This week on Downton Abbey, the women ran the show (as they so often do). Sex, in its many considerations, was also a star, though mostly in a negative light. Things are changing, but as Aunt Rosamund reminds us, some things will always stay the same. This season’s third episode was nicely paced, and featured a number of long-range arcs, as well as some satisfying episodic resolutions. Too vague? Then hit the jump for why “it’s better to have a broken heart than a broken neck.”
Downton Abbey has often treated sex with suspicion, and it is a typical device for the distress of one or more characters (the only act more damning is childbirth). No sexual act so far though is as horrific as what Anna went through last week, when Gillingham’s valet beat and raped her. For such a terrible thing to happen to anyone is devastating, but to hear Anna say to Mrs. Hughes, “I feel dirty. I can’t let [Mr. Bates] touch me because I feel soiled” is a new level of sadness.
Unfortunately, Anna’s decision to hide the truth from Bates (for arguable reasons, through her lens) is something Mrs. Hughes can do nothing to fix — which is why it was so incredibly awesome for her to be able to bring the hammer on the witchy Edna later, regarding her ruse with Branson. Whether or not she and Branson even had sex is up for debate I suppose, but Mrs. Hughes’ keen eye (and nose for the unscrupulous) found Edna out, and threatened her enough to send her running off in the night. It was a quick and satisfying end to a character who should have never come back in the first place, but at least she served the purpose in this hour of giving Mrs. Hughes one triumph (in addition to her gift to Carson; more on that later).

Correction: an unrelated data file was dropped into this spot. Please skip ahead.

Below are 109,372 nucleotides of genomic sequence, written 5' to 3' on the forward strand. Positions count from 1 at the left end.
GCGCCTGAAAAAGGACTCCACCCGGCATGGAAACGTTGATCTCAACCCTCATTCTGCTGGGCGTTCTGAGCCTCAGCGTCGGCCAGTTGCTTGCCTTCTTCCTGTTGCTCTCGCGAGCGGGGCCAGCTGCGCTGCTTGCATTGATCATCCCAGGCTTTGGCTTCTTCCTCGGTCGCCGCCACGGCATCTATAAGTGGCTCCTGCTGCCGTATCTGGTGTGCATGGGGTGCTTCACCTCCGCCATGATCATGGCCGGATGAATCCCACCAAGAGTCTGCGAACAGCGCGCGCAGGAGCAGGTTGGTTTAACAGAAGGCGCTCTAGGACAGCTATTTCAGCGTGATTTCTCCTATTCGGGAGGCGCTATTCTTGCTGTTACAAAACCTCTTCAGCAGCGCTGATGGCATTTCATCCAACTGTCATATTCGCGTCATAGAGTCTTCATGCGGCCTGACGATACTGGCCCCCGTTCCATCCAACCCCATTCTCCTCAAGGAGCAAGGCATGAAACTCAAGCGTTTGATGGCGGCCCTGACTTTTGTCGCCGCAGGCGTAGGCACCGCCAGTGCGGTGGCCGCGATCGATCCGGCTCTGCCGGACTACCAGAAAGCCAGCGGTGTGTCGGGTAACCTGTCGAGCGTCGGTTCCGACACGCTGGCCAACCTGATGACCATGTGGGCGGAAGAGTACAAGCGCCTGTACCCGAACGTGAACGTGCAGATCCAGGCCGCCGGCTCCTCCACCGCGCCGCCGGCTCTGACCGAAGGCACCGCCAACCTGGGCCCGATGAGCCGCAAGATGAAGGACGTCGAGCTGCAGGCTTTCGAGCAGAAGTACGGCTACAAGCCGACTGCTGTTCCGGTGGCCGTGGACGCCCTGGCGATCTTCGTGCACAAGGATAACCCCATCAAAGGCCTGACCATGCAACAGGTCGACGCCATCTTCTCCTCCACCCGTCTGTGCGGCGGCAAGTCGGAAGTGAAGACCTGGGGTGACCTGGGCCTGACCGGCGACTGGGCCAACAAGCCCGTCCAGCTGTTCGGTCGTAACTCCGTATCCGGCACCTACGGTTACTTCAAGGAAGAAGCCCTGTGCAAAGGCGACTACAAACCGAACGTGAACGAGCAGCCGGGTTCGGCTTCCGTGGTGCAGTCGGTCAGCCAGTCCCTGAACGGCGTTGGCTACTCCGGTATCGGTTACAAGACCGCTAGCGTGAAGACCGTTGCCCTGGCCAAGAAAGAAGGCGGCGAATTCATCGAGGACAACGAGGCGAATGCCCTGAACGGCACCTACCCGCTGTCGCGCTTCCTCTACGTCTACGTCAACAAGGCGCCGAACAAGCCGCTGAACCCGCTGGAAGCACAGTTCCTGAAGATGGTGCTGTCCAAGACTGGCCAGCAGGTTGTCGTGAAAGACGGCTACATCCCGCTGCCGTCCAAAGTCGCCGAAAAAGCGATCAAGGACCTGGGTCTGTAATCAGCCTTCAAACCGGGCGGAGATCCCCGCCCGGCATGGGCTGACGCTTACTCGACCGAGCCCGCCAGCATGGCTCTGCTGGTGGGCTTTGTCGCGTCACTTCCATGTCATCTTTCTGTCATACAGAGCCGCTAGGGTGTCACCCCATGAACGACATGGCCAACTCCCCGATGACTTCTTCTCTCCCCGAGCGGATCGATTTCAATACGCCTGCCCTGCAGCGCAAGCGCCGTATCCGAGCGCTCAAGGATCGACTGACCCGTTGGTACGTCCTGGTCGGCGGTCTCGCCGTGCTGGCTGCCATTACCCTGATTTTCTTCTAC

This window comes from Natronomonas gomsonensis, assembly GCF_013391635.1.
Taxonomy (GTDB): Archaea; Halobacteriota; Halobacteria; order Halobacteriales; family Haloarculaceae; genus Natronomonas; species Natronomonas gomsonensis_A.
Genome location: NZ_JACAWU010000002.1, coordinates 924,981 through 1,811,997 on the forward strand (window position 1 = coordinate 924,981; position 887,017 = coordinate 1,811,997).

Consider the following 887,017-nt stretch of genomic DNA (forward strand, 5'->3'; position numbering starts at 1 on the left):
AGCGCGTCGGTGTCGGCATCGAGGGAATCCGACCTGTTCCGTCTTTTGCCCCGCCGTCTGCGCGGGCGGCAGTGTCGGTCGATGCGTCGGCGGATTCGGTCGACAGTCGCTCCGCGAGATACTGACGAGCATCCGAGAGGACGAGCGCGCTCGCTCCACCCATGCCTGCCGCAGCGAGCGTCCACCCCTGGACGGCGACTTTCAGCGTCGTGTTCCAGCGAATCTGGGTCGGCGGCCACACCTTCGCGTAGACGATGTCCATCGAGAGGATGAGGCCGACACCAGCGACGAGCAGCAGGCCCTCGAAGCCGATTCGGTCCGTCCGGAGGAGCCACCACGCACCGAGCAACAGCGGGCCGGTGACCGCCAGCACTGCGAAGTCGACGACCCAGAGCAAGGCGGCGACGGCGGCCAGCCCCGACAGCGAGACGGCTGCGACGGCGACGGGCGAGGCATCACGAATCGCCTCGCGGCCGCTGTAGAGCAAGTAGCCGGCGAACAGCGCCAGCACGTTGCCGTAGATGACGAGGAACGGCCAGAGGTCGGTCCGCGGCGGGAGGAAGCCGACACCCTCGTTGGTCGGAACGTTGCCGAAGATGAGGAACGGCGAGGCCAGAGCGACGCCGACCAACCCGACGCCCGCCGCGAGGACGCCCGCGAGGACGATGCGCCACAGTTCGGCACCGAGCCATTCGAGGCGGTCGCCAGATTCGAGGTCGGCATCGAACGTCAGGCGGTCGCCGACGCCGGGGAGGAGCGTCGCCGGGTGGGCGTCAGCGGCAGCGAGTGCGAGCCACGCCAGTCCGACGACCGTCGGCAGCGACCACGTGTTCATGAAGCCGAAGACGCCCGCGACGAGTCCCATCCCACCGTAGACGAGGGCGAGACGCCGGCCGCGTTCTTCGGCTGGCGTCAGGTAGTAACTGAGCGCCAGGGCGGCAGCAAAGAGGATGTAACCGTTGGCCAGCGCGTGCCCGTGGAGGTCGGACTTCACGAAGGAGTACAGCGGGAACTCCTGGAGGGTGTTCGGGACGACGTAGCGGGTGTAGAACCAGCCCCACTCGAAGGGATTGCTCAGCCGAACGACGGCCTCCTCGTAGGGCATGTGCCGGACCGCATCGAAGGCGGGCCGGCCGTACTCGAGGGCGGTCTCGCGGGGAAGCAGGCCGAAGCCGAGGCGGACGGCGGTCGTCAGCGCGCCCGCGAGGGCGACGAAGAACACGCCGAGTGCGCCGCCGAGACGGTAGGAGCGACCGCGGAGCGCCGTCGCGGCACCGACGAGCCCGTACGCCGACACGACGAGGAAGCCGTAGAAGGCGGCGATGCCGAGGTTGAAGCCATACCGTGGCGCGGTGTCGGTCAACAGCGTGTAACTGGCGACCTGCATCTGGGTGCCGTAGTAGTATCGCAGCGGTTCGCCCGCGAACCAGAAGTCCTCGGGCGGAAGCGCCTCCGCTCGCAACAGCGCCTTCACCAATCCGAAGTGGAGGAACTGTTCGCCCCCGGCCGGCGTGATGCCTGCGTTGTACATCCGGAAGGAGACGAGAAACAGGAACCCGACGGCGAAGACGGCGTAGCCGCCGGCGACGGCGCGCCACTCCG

Even “as mysterious as a bucket” Edith had sex incorporated into her story in (so far) its only triumphant incarnation this season. She signed some papers she didn’t read (trouble…) and, bolstered by her belief that Gregson is actually moving to Munich in his quest to be with her, compromises her position by sleeping with him, and sneaking back into her aunt’s house in the dawn. This isn’t to say that Edith shouldn’t be a character acting under the new liberal notions of the era, but did Rosamund’s admonishment act as a prescient warning? Was all that talk of pregnancy out of wedlock elsewhere foreshadow an upcoming scandal for Edith?
While the Gregson story line is one that has been developing over a long period of time on the show, Mary’s interaction with the impulsive Gillingham is one that illustrates the series’ issue with burning through plots too quickly. Gillingham basically stalked Mary for three days before proposing to her (and while he was engaged to another woman). What did he expect from her? It’s only been six months since the death of the love of her life. While Gillingham seems like he is earnest, the timing is all wrong. While his character did help bring Mary back into the world (and force Isobel to come to terms with Mary moving on, paving the way for more suitors), the timeline was a little absurd. But of course, what else is new? (Matthew’s spine, anyone …)